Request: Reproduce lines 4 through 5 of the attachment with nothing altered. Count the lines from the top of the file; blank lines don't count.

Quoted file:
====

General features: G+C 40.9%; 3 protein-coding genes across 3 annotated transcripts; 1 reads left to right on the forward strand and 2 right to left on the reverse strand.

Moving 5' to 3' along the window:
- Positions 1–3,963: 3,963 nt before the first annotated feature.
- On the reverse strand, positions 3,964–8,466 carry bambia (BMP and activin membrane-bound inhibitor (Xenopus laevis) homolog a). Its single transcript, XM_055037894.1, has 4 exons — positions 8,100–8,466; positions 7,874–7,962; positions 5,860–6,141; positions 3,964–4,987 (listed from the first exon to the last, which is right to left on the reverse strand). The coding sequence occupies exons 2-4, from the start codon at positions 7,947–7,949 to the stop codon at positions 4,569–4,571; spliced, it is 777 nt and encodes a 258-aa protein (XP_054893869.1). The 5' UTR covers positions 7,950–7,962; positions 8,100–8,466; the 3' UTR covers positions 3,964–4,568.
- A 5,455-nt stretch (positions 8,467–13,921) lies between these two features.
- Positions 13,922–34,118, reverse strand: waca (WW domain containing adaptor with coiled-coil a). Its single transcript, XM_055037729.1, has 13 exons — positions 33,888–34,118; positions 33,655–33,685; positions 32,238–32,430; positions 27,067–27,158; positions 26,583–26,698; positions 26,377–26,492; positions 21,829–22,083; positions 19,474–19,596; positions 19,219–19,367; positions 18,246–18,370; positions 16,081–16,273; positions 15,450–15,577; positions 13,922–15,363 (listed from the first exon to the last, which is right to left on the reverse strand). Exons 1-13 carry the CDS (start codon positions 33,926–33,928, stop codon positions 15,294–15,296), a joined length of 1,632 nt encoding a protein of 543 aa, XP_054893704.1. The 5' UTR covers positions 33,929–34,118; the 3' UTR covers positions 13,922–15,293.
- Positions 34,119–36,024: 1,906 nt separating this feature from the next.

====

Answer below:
- On the reverse strand, positions 3,964–8,466 carry bambia (BMP and activin membrane-bound inhibitor (Xenopus laevis) homolog a). Its single transcript, XM_055037894.1, has 4 exons — positions 8,100–8,466; positions 7,874–7,962; positions 5,860–6,141; positions 3,964–4,987 (listed from the first exon to the last, which is right to left on the reverse strand). The coding sequence occupies exons 2-4, from the start codon at positions 7,947–7,949 to the stop codon at positions 4,569–4,571; spliced, it is 777 nt and encodes a 258-aa protein (XP_054893869.1). The 5' UTR covers positions 7,950–7,962; positions 8,100–8,466; the 3' UTR covers positions 3,964–4,568.
- A 5,455-nt stretch (positions 8,467–13,921) lies between these two features.